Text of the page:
One of the comments above said that “an Apple iMac almost always costs around twice as much as a factory-assembled Windows PC.” But, as the many comments in this article show, profit and price are not the same. Apple machines cost more because they’re made of metal… because they last longer… because the company invests huge amounts into R&D so that their materials and manufacturing methods will set their devices apart from the flood of cheap plastic “me too” devices. Watch the documentary “Objectified” for some insight. Subjectively I feel that any additional cost is fully justified, you can’t compare a Dell to an Apple because there’s more to the machine than the technical specs.

Posted by Nullcorp | Report as abusive

I completely agree. So many are merely focussed on tech specs and ignore build quality and components used to create the unique products they put out.

Apple may set a price but its the market that dictates whether price is justified or not. Very simple,, if its priced right, it will sell, if its not, it won’t. Windows people don’t get it, people who buy by and love their products do. No, they aren’t under a magic spell that Apple put out and no, they aren’t handcuffed using inferior technology in an effort to be cool. Just maybe, and this is a hard concept to get,,, but just maybe, the products fulfill their needs.

Wow, what a concept.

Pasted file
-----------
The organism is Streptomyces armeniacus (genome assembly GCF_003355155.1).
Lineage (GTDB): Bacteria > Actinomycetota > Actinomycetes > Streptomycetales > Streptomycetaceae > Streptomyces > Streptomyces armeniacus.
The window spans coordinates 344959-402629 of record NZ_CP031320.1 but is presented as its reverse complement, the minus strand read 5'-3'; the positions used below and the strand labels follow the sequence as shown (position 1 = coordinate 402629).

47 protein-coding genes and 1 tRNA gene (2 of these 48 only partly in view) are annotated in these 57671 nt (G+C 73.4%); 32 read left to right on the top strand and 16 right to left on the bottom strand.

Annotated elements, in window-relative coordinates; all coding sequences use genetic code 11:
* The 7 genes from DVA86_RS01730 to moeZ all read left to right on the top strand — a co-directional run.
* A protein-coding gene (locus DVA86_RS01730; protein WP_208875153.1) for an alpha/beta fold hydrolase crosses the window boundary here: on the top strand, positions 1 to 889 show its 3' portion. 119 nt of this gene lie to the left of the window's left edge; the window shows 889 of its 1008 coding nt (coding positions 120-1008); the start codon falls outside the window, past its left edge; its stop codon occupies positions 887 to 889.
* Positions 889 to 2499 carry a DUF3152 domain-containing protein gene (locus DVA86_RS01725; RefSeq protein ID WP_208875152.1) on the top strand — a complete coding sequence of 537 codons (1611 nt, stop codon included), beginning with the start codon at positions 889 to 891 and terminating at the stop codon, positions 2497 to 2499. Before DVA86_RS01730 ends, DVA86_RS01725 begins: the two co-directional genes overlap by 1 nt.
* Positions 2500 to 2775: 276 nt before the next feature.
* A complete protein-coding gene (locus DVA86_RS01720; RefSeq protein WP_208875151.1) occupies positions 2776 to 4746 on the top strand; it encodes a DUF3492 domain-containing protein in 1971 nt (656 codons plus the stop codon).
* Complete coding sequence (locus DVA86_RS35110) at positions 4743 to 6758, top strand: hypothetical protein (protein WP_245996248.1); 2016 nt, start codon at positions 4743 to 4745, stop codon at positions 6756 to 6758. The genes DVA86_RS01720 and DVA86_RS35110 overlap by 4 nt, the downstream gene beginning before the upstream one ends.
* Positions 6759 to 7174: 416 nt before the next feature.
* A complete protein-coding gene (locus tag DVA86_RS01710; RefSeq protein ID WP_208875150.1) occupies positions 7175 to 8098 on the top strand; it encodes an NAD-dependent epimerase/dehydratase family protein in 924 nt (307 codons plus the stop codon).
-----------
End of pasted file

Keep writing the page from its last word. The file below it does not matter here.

To close, it goes back to the windows/Apple argument, Windows people are concerned with features, whether or not they actually need them, Apple focuses on less features but superior user experience.

Posted by gregb11 | Report as abusive

This article is laughable… Not even worth a reply, but here I am… Oh, by the way, Steve. Now that you have billions, could you spare a penny in dividend? NO ! But, alas, it is not about profit, is it? Oh, and certainly not about stock options… LOL.. What a crock this writer has churned out for cyberspace !

Posted by gambler69 | Report as abusive

Well, the only thing I do not agree in this article is when they say about their own employees want to use it. What employees? The development ones right? Because in China where the products are made they are totally out of the blue, no social life, just slaves shift of 12 hours job 7 days a week.And don’t tell is not true, I’ve been there I saw and many of them are committing suicide. Nonetheless, Yes Apple is a Great Brand and for sure a good Company to work for.

Posted by rinacio | Report as abusive